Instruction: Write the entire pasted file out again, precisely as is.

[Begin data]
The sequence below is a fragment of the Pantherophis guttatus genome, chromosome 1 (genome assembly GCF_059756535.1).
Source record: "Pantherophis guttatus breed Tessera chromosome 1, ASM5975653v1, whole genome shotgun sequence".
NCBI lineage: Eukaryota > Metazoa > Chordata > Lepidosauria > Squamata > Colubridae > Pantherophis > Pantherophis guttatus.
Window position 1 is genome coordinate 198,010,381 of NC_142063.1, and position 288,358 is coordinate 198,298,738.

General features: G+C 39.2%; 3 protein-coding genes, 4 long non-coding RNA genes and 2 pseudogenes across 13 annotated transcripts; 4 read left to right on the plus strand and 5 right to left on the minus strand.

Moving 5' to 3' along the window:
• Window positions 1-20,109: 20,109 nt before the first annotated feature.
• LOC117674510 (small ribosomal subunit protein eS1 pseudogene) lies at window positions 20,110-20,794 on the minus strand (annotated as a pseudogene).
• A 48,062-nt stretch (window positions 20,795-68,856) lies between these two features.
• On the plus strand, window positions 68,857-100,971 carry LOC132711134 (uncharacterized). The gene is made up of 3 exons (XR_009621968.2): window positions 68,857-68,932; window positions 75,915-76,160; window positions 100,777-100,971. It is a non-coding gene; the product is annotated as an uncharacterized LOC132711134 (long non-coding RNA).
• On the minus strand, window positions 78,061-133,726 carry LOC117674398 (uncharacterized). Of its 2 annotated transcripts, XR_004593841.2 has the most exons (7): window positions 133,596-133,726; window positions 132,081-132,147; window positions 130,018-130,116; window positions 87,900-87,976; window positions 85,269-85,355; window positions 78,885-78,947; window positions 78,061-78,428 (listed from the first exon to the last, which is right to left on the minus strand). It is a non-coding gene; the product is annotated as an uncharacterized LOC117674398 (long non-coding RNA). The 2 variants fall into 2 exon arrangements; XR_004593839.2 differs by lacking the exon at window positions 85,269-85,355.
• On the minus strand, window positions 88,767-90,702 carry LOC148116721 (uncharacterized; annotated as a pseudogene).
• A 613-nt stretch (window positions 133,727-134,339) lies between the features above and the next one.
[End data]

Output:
The sequence below is a fragment of the Pantherophis guttatus genome, chromosome 1 (genome assembly GCF_059756535.1).
Source record: "Pantherophis guttatus breed Tessera chromosome 1, ASM5975653v1, whole genome shotgun sequence".
NCBI lineage: Eukaryota > Metazoa > Chordata > Lepidosauria > Squamata > Colubridae > Pantherophis > Pantherophis guttatus.
Window position 1 is genome coordinate 198,010,381 of NC_142063.1, and position 288,358 is coordinate 198,298,738.

General features: G+C 39.2%; 3 protein-coding genes, 4 long non-coding RNA genes and 2 pseudogenes across 13 annotated transcripts; 4 read left to right on the plus strand and 5 right to left on the minus strand.

Moving 5' to 3' along the window:
• Window positions 1-20,109: 20,109 nt before the first annotated feature.
• LOC117674510 (small ribosomal subunit protein eS1 pseudogene) lies at window positions 20,110-20,794 on the minus strand (annotated as a pseudogene).
• A 48,062-nt stretch (window positions 20,795-68,856) lies between these two features.
• On the plus strand, window positions 68,857-100,971 carry LOC132711134 (uncharacterized). The gene is made up of 3 exons (XR_009621968.2): window positions 68,857-68,932; window positions 75,915-76,160; window positions 100,777-100,971. It is a non-coding gene; the product is annotated as an uncharacterized LOC132711134 (long non-coding RNA).
• On the minus strand, window positions 78,061-133,726 carry LOC117674398 (uncharacterized). Of its 2 annotated transcripts, XR_004593841.2 has the most exons (7): window positions 133,596-133,726; window positions 132,081-132,147; window positions 130,018-130,116; window positions 87,900-87,976; window positions 85,269-85,355; window positions 78,885-78,947; window positions 78,061-78,428 (listed from the first exon to the last, which is right to left on the minus strand). It is a non-coding gene; the product is annotated as an uncharacterized LOC117674398 (long non-coding RNA). The 2 variants fall into 2 exon arrangements; XR_004593839.2 differs by lacking the exon at window positions 85,269-85,355.
• On the minus strand, window positions 88,767-90,702 carry LOC148116721 (uncharacterized; annotated as a pseudogene).
• A 613-nt stretch (window positions 133,727-134,339) lies between the features above and the next one.